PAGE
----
Thousands of marine species could be at risk if a new United Nations high-seas biodiversity treaty, now being negotiated in New York, does not include measures to address the management of all fish species in international waters, not just the commercial species, warns an analysis by American, Dutch, Swiss and French researchers.
“Of the 4,018 known species of fish in the deep ocean, more than 95% are non-targeted species whose populations are not assessed by regional fisheries management organizations and are currently not being considered as part of the high-seas biodiversity to be monitored and protected under the new treaty,” said Guillermo Ortuño Crespo, a doctoral candidate at Duke University’s Nicholas School of the Environment and lead author of the new analysis.
“We found that only 4.8% of high-seas fish species have stock assessments or analogous forms of population models,” he said. “For more than 85%, we have no information at all on their population trends. We simply don’t know enough to know if or how they are being affected.”
“These findings make a compelling case for covering the full scope of high-seas fish biodiversity in the new agreement,” Ortuño Crespo said.
“We are not arguing that the emerging treaty should infringe on the current management mandate of regional fisheries management organizations, but we are calling for negotiators to address biodiversity concerns for the species that are not currently being managed and are slipping through the governance net,” emphasized Patrick N. Halpin, professor and director of the Marine Geospatial Ecology Lab at Duke’s Nicholas School.
“Fisheries management and the management of overall fish biodiversity are uniquely different processes and activities,” Halpin noted.
Ortuño Crespo, Halpin and their colleagues published their analysis August 26 in the journal Nature Ecology & Evolution.
The UN General Assembly has been meeting at its New York headquarters for two weeks to hammer out the final text of the new treaty on marine biodiversity — first proposed almost 20 years ago — under the UN Law of the Sea.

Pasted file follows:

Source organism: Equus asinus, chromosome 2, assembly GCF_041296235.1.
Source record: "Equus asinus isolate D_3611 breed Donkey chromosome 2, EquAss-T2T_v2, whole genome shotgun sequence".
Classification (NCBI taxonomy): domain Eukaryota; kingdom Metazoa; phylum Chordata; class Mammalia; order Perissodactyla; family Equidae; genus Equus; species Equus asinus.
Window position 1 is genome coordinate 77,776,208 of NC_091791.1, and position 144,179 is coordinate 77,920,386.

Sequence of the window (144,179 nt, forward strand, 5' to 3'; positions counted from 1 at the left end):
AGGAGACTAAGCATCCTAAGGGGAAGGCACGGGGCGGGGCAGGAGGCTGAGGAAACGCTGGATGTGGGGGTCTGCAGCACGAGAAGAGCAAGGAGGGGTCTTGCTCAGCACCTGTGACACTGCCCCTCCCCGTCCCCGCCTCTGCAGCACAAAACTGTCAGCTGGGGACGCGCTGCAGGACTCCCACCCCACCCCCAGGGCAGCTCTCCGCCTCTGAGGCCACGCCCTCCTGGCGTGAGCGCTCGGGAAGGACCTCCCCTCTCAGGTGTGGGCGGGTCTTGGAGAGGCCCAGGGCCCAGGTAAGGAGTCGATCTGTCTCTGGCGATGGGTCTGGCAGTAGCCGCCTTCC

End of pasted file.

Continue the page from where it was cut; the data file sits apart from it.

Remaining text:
“This is an opportunity of a lifetime to increase the sustainability of human activities in the high seas, which cover 46% of our planet, so we must get it right,” Ortuño Crespo said.
Early in the discussion process, parties to the negotiations agreed that any new treaty should not undermine existing agreements or management organizations. Some nations have used this pretext as a way to exclude already managed commercial fisheries and other human activities from the treaty, Ortuño Crespo said. But by excluding such species, the majority of non-commercial fish species in the high seas might not be effectively managed under the treaty.
Fears that expanding the scope of the treaty to include all fish biodiversity would undermine existing agreements and management organizations are unfounded, he added.
“We believe that the new treaty, with the expanded scope we propose, could help regional fisheries management organizations fulfil their conservation and management mandates, and encourage research, monitoring and management of all forms of biodiversity that are currently not being monitored by existing bodies or treaties,” he said.
Ortuño Crespo and Halpin’s co-authors on the new analysis were Daniel C. Dunn, formerly of Duke and now at the University of Queensland; Matthew Gianni of the Deep Sea Conservation Coalition; Kristina Gjerde of the International Union for Conservation of Nature’s Global Marine and Polar Programme; and Glen Wright of the Institute for sustainable Development and International Relations.
Funding came from Nippon Foundation Nereus Program.